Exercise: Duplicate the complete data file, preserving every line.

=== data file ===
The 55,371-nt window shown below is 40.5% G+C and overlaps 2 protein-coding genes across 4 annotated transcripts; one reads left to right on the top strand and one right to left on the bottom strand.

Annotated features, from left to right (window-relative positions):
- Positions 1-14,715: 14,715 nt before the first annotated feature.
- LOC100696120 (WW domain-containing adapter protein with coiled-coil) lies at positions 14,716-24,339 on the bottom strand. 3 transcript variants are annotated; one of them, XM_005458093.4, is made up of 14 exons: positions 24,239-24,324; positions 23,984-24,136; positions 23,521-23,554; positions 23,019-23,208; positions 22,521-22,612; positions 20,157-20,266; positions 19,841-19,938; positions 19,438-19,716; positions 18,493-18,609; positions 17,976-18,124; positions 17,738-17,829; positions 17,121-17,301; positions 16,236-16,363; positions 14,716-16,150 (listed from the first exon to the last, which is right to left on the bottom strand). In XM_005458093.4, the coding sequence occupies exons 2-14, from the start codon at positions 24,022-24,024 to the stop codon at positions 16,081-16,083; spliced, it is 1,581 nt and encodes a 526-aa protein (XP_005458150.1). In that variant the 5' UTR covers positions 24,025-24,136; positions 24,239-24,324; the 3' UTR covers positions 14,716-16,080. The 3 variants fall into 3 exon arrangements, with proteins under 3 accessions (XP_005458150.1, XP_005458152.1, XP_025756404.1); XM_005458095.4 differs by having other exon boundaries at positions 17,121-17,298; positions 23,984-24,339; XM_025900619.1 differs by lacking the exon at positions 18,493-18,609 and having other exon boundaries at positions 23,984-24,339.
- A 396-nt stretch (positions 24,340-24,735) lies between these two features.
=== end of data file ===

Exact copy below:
The 55,371-nt window shown below is 40.5% G+C and overlaps 2 protein-coding genes across 4 annotated transcripts; one reads left to right on the top strand and one right to left on the bottom strand.

Annotated features, from left to right (window-relative positions):
- Positions 1-14,715: 14,715 nt before the first annotated feature.
- LOC100696120 (WW domain-containing adapter protein with coiled-coil) lies at positions 14,716-24,339 on the bottom strand. 3 transcript variants are annotated; one of them, XM_005458093.4, is made up of 14 exons: positions 24,239-24,324; positions 23,984-24,136; positions 23,521-23,554; positions 23,019-23,208; positions 22,521-22,612; positions 20,157-20,266; positions 19,841-19,938; positions 19,438-19,716; positions 18,493-18,609; positions 17,976-18,124; positions 17,738-17,829; positions 17,121-17,301; positions 16,236-16,363; positions 14,716-16,150 (listed from the first exon to the last, which is right to left on the bottom strand). In XM_005458093.4, the coding sequence occupies exons 2-14, from the start codon at positions 24,022-24,024 to the stop codon at positions 16,081-16,083; spliced, it is 1,581 nt and encodes a 526-aa protein (XP_005458150.1). In that variant the 5' UTR covers positions 24,025-24,136; positions 24,239-24,324; the 3' UTR covers positions 14,716-16,080. The 3 variants fall into 3 exon arrangements, with proteins under 3 accessions (XP_005458150.1, XP_005458152.1, XP_025756404.1); XM_005458095.4 differs by having other exon boundaries at positions 17,121-17,298; positions 23,984-24,339; XM_025900619.1 differs by lacking the exon at positions 18,493-18,609 and having other exon boundaries at positions 23,984-24,339.
- A 396-nt stretch (positions 24,340-24,735) lies between these two features.